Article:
A British bank has been ordered to pay $1.9bn after laundering money for what the US Department of Justice termed 'drug kingpins' and 'rogue nations'.
HSBC advertises itself as the world's local bank but had to pay a heavy fine for doing business with some rather dubious clients who used the bank to move billions of dollars around the financial system.
US prosecutors said the bank was guilty of a 'blatant failure' to implement anti-money-laundering controls and willfully flouted US sanctions. Nearly $900m in drug trafficking money was laundered through HSBC accounts in Mexico.
Jeffrey Robinson says concerns that indicting HSBC would destabilise global finance was unfounded
A US Senate investigation also found that the bank circumvented US safeguards designed to block transactions involving terrorists, drug lords and rogue states.
It provided US dollars and banking services to some banks in Saudi Arabia despite their alleged links to terrorist financing.
HSBC was also found to have regularly bypassed restrictions on dealing with Iran, North Korea and other states subject to US sanctions.
The bank's chief executive said he was profoundly sorry, and the penalty includes a five-year agreement, which also means HSBC will not be criminally prosecuted in the US, to install an independent monitor to strengthen its compliance policies and procedures.
The bank which operates in 80 countries and which made pre-tax profits of $21.9bn last year saw its share price rise when the size of the fine was announced.
Inside Story Americas asks: Is imposing a fine on HSBC for money-laundering sufficient punishment? And what does it take for a bank to get prosecuted?
"I find that the decision by the justice department not to indict them for criminal money-laundering … scandalous. This is not just some petty little incident. This is a huge conspiracy to bring Mexican drug cartel money through the US financial system … [The fear by the justice department that an indictment would destabilise the global financial system] is not a valid concern. First of all, you're not bringing down the bank. You're charging the bank and various bankers with a criminal act, and they should be held accountable."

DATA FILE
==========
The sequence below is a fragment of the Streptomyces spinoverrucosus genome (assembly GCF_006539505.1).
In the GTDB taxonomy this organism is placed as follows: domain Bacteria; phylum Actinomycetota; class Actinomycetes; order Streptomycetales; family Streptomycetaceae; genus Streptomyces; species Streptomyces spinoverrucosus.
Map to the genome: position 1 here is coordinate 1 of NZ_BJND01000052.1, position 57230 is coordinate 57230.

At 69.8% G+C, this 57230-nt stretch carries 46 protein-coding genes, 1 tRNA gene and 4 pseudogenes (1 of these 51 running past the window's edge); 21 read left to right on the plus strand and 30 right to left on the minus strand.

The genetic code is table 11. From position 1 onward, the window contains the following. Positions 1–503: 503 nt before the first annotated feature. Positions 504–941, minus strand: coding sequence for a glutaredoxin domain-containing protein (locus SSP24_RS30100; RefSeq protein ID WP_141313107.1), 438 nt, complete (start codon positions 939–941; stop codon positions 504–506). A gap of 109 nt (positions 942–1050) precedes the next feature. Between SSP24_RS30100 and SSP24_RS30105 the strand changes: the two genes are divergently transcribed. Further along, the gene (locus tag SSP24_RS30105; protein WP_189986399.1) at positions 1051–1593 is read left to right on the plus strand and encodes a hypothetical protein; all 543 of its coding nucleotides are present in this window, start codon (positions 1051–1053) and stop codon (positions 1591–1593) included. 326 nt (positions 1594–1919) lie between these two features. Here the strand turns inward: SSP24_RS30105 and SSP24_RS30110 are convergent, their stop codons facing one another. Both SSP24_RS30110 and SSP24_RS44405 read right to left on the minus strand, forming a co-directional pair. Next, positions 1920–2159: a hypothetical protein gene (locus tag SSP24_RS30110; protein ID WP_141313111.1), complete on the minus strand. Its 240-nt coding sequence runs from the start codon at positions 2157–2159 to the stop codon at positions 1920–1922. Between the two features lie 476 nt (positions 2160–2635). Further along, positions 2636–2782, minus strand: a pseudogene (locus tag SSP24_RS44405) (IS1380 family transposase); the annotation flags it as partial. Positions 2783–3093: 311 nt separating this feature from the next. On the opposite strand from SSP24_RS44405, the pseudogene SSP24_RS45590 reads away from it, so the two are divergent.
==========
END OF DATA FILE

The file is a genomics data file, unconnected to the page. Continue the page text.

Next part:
Jeffrey Robinson, a money-laundering expert and the author of Laundrymen
Is the influence of US trade unions declining?
In Michigan, a traditional stronghold of the US labour movement, the state senate has passed right-to-work legislation last week limiting union power in the face of large-scale protests.
The measure means employees will no longer have to sign up to a trade union as a condition of employment. It also bans compulsory union fees.
"It is a misnomer. There is no right to work. It would be better described as a right to be greedy, because what this really is, is that it says in essence that a worker does not need to pay dues or a fee but can receive the benefits of collective bargaining."
- Bill Fletcher Jr, an author and a social activist
There have been large-scale protests against the move in Lansing, the capital of Michigan state, which is home to the US auto industry and also the richest US union, the United Auto Workers.
Earlier this week, Barack Obama, the US president, condemned the move in Michigan.
Supporters say the laws give workers freedom and attract new business. Critics, however, argue that the laws lower workers' salaries and weaken union power.
When Michigan Governor Rick Snyder signs the legislation, the state, where about 17.5 per cent of residents are union members, will become the 24th right-to-work state in the US.
So, is the influence of US trade unions declining?
To discuss this Inside Story Americas is joined by guests: Bill Fletcher Jr, an author and activist who has been a member of several unions; and Josh Eidelson, a labour journalist who contributes to The Nation and Salon.
"[The Michigan laws] show the ascension of far-right anti-union forces with the Republican party and it also shows the tremendous political vulnerability of unions. As unionisation has declined in the US, unions have become much more vulnerable and it's been easier to stir up resentment against union benefits."
Josh Eidelson, a labour journalist
Some of the union benefits in right-to-work states:
- Whether in a union or not, the average worker in a right-to-work state makes $1,500 less than workers in states without these laws
- They are much less likely to have health insurance provided by their employer or pensions
- These states also have the lowest rates of union membership across the US, the rate of union membership was 11.8 per cent last year, down from 35 per cent in 1954